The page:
The contribution of biotic and abiotic processes during azo dye reduction in anaerobic sludge

Frank P. Van Der Zee, Iemke A.E. Bisschops, Valérie G. Blanchard, Renske H.M. Bouwman, Gatze Lettinga, Jim A. Field

Research output: Contribution to journalArticlepeer-review

94 Scopus citations


Azo dye reduction results from a combination of biotic and abiotic processes during the anaerobic treatment of dye containing effluents. Biotic processes are due to enzymatic reactions whereas the chemical reaction is due to sulfide. In this research, the relative impact of the different azo dye reduction mechanisms was determined by investigating the reduction of Acid Orange 7 (AO7) and Reactive Red 2 (RR2) under different conditions. Reduction rates of two azo dyes were compared in batch assays over a range of sulphide concentrations in the presence of living or inactivated anaerobic granular sludge. Biological dye reduction followed zero order kinetics and chemical dye reduction followed second-order rate kinetics as a function of sulfide and dye concentration. Chemical reduction of the dyes was greatly stimulated in the presence of autoclaved sludge; whereas chemical dye reduction was not affected by living or γ-irradiated-sludge. Presumably redox-mediating enzyme cofactors released by cell lysis contributed to the stimulatory effect. This hypothesis was confirmed in assays evaluating the chemical reduction of AO7 utilizing riboflavin, representative of the heat stable redox-mediating moieties of common occurring flavin enzyme cofactors. Sulfate influenced dye reduction in accordance to biogenic sulfide formation from sulfate reduction. In assays lacking sulfur compounds, dye reduction only readily occurred in the presence of living granular sludge, demonstrating the importance of enzymatic mechanisms. Both chemical and biological mechanisms of dye reduction were greatly stimulated by the addition of the redox-mediating compound, anthraquinone-disulfonate. Based on an analysis of the kinetics and demonstration in lab-scale upward-flow anaerobic sludge bed reactors, the relative importance of chemical dye reduction mechanisms in high rate anaerobic bioreactors was shown to be small due to the high biomass levels in the reactors.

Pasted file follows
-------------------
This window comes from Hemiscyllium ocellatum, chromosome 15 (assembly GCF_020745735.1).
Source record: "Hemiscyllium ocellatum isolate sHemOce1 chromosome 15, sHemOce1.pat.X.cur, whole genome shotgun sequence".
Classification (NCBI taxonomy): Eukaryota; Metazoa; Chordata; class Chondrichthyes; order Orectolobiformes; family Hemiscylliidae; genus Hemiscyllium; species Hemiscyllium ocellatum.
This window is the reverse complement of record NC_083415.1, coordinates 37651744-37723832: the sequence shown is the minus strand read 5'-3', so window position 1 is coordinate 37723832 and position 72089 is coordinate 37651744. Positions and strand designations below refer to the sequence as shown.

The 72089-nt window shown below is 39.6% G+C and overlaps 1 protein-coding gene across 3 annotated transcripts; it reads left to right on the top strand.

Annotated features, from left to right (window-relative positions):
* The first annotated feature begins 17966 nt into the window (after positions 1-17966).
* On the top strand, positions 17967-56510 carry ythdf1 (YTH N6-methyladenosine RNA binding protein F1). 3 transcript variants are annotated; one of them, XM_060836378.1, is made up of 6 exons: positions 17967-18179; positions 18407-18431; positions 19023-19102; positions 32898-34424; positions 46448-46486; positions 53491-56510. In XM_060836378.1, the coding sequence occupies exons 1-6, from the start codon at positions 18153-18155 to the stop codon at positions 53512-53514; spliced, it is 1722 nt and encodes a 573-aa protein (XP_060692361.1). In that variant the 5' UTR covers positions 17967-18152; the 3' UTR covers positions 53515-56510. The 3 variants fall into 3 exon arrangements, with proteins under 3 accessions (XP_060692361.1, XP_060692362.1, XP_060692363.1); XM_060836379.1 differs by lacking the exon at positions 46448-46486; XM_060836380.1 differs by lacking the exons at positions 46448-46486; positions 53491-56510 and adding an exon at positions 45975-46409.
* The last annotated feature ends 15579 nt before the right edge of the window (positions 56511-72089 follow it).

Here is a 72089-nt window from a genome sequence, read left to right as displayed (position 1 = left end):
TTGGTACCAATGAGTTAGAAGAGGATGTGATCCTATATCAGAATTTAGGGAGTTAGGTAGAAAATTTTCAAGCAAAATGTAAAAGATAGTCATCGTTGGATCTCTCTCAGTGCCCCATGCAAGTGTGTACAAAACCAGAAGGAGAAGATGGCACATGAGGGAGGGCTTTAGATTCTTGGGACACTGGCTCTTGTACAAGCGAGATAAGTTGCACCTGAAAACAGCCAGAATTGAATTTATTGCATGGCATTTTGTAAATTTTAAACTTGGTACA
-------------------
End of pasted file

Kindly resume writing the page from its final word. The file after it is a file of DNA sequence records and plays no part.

Original languageEnglish (US)
Pages (from-to)3098-3109
Number of pages12
JournalWater research
Issue number13
StatePublished - Jul 2003


  • Azo dye reduction
  • Granular sludge
  • Mechanism
  • Redox mediators
  • Sulfide

ASJC Scopus subject areas

  • Ecological Modeling
  • Water Science and Technology
  • Waste Management and Disposal
  • Pollution


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